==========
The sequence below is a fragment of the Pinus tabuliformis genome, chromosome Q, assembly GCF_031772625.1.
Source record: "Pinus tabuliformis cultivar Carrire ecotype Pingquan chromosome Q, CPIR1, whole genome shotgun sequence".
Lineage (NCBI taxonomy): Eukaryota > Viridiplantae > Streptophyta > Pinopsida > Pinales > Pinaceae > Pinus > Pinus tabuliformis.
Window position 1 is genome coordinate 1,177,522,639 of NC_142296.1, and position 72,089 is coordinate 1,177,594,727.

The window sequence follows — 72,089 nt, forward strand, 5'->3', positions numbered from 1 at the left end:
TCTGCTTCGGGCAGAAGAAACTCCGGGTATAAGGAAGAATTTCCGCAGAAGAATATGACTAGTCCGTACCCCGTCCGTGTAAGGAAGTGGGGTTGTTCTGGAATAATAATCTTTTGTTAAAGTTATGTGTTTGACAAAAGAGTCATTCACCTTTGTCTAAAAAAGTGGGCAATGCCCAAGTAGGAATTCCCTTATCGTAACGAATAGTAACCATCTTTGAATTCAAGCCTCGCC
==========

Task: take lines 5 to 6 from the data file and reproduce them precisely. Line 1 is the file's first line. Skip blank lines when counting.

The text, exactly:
The window sequence follows — 72,089 nt, forward strand, 5'->3', positions numbered from 1 at the left end:
TCTGCTTCGGGCAGAAGAAACTCCGGGTATAAGGAAGAATTTCCGCAGAAGAATATGACTAGTCCGTACCCCGTCCGTGTAAGGAAGTGGGGTTGTTCTGGAATAATAATCTTTTGTTAAAGTTATGTGTTTGACAAAAGAGTCATTCACCTTTGTCTAAAAAAGTGGGCAATGCCCAAGTAGGAATTCCCTTATCGTAACGAATAGTAACCATCTTTGAATTCAAGCCTCGCC